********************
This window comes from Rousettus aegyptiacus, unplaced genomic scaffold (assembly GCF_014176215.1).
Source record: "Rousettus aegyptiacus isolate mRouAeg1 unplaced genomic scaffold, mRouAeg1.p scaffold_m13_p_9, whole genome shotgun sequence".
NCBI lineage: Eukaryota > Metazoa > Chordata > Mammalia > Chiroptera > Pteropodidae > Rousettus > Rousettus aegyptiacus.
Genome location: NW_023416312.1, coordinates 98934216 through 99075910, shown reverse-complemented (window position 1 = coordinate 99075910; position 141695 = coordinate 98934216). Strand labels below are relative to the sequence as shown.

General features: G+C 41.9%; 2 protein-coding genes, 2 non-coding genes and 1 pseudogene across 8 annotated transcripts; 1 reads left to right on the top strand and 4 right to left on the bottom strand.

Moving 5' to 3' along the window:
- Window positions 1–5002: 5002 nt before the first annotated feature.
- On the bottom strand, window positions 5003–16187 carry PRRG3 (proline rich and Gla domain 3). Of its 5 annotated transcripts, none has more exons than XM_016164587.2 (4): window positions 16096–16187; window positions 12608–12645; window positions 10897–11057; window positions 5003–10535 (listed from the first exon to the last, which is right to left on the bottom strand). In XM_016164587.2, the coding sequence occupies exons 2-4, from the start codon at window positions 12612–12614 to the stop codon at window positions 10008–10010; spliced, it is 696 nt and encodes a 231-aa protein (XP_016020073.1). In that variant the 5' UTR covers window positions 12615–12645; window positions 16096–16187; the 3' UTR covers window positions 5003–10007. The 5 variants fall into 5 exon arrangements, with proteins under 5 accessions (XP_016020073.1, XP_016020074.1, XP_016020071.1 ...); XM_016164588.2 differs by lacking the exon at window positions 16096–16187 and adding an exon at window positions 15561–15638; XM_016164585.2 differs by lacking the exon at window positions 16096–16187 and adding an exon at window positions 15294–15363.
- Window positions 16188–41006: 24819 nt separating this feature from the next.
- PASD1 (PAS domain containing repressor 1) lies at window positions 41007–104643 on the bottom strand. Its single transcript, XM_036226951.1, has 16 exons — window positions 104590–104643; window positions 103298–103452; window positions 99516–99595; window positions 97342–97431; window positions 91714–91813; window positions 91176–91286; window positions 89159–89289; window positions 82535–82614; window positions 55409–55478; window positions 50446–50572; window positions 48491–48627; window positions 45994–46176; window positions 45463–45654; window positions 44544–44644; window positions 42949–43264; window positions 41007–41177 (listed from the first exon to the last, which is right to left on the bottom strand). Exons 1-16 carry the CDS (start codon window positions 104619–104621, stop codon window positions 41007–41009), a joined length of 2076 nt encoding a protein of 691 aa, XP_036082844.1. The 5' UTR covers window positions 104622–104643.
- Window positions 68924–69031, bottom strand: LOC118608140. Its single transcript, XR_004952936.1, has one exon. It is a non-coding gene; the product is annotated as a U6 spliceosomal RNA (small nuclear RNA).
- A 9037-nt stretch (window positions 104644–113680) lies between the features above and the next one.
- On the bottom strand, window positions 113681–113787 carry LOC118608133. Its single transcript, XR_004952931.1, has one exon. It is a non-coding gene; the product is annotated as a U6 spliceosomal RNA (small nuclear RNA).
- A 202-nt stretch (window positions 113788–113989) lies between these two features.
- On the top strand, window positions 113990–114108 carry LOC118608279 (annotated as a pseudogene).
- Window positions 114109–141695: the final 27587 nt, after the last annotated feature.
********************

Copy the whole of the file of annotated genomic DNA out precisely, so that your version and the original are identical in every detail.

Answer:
This window comes from Rousettus aegyptiacus, unplaced genomic scaffold (assembly GCF_014176215.1).
Source record: "Rousettus aegyptiacus isolate mRouAeg1 unplaced genomic scaffold, mRouAeg1.p scaffold_m13_p_9, whole genome shotgun sequence".
NCBI lineage: Eukaryota > Metazoa > Chordata > Mammalia > Chiroptera > Pteropodidae > Rousettus > Rousettus aegyptiacus.
Genome location: NW_023416312.1, coordinates 98934216 through 99075910, shown reverse-complemented (window position 1 = coordinate 99075910; position 141695 = coordinate 98934216). Strand labels below are relative to the sequence as shown.

General features: G+C 41.9%; 2 protein-coding genes, 2 non-coding genes and 1 pseudogene across 8 annotated transcripts; 1 reads left to right on the top strand and 4 right to left on the bottom strand.

Moving 5' to 3' along the window:
- Window positions 1–5002: 5002 nt before the first annotated feature.
- On the bottom strand, window positions 5003–16187 carry PRRG3 (proline rich and Gla domain 3). Of its 5 annotated transcripts, none has more exons than XM_016164587.2 (4): window positions 16096–16187; window positions 12608–12645; window positions 10897–11057; window positions 5003–10535 (listed from the first exon to the last, which is right to left on the bottom strand). In XM_016164587.2, the coding sequence occupies exons 2-4, from the start codon at window positions 12612–12614 to the stop codon at window positions 10008–10010; spliced, it is 696 nt and encodes a 231-aa protein (XP_016020073.1). In that variant the 5' UTR covers window positions 12615–12645; window positions 16096–16187; the 3' UTR covers window positions 5003–10007. The 5 variants fall into 5 exon arrangements, with proteins under 5 accessions (XP_016020073.1, XP_016020074.1, XP_016020071.1 ...); XM_016164588.2 differs by lacking the exon at window positions 16096–16187 and adding an exon at window positions 15561–15638; XM_016164585.2 differs by lacking the exon at window positions 16096–16187 and adding an exon at window positions 15294–15363.
- Window positions 16188–41006: 24819 nt separating this feature from the next.
- PASD1 (PAS domain containing repressor 1) lies at window positions 41007–104643 on the bottom strand. Its single transcript, XM_036226951.1, has 16 exons — window positions 104590–104643; window positions 103298–103452; window positions 99516–99595; window positions 97342–97431; window positions 91714–91813; window positions 91176–91286; window positions 89159–89289; window positions 82535–82614; window positions 55409–55478; window positions 50446–50572; window positions 48491–48627; window positions 45994–46176; window positions 45463–45654; window positions 44544–44644; window positions 42949–43264; window positions 41007–41177 (listed from the first exon to the last, which is right to left on the bottom strand). Exons 1-16 carry the CDS (start codon window positions 104619–104621, stop codon window positions 41007–41009), a joined length of 2076 nt encoding a protein of 691 aa, XP_036082844.1. The 5' UTR covers window positions 104622–104643.
- Window positions 68924–69031, bottom strand: LOC118608140. Its single transcript, XR_004952936.1, has one exon. It is a non-coding gene; the product is annotated as a U6 spliceosomal RNA (small nuclear RNA).
- A 9037-nt stretch (window positions 104644–113680) lies between the features above and the next one.
- On the bottom strand, window positions 113681–113787 carry LOC118608133. Its single transcript, XR_004952931.1, has one exon. It is a non-coding gene; the product is annotated as a U6 spliceosomal RNA (small nuclear RNA).
- A 202-nt stretch (window positions 113788–113989) lies between these two features.
- On the top strand, window positions 113990–114108 carry LOC118608279 (annotated as a pseudogene).
- Window positions 114109–141695: the final 27587 nt, after the last annotated feature.